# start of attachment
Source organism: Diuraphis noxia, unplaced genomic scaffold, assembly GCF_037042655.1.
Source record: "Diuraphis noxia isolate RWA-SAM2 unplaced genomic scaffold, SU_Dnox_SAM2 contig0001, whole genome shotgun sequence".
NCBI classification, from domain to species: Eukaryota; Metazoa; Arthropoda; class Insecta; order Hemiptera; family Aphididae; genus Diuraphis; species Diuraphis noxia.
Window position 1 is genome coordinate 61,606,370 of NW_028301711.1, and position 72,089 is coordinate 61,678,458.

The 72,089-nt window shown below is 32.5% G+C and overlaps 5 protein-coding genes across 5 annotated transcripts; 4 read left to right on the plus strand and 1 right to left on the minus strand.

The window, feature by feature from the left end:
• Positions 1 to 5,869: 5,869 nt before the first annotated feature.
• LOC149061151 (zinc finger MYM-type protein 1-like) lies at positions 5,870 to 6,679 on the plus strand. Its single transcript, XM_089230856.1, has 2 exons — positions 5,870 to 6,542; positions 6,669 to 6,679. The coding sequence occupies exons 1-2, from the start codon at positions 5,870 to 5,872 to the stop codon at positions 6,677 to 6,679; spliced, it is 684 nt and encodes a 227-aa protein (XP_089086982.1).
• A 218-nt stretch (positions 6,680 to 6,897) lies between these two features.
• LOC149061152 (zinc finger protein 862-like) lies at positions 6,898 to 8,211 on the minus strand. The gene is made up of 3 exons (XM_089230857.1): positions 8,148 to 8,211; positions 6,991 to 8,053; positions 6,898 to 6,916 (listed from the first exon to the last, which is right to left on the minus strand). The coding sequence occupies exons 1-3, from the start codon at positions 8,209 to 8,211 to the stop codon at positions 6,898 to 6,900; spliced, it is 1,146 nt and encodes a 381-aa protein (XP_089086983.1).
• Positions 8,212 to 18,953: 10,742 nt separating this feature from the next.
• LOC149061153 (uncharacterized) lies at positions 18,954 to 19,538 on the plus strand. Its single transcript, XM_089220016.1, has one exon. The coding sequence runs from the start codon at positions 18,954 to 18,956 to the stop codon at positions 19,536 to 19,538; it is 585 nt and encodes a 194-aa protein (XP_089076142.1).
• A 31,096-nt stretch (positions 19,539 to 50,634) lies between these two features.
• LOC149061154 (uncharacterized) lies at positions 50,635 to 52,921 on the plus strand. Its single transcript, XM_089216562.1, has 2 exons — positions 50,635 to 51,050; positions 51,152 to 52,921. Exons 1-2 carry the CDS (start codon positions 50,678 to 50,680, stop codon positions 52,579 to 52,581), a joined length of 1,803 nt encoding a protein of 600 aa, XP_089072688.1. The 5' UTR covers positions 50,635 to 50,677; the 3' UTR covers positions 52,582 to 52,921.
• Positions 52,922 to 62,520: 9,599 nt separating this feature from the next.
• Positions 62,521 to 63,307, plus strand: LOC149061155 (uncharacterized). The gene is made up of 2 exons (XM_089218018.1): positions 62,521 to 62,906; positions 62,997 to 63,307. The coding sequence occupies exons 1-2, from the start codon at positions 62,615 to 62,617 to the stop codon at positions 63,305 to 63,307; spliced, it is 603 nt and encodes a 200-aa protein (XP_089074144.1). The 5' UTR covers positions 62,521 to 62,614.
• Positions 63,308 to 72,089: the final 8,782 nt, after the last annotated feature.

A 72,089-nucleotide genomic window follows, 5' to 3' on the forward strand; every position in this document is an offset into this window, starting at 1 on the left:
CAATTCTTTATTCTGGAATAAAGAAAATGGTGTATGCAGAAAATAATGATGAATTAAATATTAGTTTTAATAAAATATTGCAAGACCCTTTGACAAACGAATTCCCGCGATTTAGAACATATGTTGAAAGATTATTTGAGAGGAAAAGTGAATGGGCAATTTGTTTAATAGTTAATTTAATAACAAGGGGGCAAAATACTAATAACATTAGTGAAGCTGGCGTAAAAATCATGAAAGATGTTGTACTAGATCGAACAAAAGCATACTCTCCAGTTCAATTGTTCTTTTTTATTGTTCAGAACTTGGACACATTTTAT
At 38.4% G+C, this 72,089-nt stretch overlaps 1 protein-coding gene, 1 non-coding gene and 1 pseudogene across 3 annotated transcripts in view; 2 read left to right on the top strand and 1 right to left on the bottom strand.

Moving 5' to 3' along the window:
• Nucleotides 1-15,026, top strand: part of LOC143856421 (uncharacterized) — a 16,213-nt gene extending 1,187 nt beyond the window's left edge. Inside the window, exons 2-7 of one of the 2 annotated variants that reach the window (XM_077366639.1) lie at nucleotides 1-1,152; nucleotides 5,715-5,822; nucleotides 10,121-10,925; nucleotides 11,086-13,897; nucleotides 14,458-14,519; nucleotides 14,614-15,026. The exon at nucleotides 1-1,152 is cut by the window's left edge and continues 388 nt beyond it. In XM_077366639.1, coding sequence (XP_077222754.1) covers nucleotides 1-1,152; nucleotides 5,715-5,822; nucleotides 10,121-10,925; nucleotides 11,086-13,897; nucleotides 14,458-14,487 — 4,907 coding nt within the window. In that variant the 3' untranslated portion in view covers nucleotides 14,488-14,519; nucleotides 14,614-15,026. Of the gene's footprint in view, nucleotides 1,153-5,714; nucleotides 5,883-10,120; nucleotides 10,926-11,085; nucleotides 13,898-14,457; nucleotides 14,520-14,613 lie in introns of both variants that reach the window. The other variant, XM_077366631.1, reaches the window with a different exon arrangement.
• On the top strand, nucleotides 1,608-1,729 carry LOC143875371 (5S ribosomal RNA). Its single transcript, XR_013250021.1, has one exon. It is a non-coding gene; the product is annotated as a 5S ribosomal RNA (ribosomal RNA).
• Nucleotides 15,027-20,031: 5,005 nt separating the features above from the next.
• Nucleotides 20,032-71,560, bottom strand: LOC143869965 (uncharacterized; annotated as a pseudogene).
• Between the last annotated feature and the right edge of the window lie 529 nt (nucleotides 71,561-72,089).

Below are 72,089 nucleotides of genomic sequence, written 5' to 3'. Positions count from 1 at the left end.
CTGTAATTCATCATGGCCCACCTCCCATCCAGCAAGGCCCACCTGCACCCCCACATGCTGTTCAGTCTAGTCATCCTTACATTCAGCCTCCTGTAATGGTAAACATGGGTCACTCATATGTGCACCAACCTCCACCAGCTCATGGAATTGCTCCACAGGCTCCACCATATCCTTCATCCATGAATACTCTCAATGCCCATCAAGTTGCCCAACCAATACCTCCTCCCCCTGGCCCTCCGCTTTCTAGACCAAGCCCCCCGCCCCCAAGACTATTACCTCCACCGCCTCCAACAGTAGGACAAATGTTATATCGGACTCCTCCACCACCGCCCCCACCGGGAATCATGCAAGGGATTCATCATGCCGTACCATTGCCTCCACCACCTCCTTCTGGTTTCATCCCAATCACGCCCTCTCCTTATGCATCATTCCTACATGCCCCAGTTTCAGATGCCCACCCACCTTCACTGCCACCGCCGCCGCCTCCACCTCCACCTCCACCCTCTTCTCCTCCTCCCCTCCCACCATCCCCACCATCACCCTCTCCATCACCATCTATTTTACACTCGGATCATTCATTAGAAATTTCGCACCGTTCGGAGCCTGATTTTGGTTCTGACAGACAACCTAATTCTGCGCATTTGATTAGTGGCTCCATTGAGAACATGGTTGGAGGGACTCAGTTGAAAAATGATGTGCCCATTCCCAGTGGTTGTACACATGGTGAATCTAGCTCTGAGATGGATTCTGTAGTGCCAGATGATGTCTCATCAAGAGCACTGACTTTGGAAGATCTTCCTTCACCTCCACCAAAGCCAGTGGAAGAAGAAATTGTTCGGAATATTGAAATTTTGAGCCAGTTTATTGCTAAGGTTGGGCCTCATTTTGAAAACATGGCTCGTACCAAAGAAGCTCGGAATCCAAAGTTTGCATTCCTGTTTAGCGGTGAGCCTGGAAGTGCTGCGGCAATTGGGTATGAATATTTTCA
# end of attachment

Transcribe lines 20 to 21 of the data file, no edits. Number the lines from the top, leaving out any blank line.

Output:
At 38.4% G+C, this 72,089-nt stretch overlaps 1 protein-coding gene, 1 non-coding gene and 1 pseudogene across 3 annotated transcripts in view; 2 read left to right on the top strand and 1 right to left on the bottom strand.

Moving 5' to 3' along the window: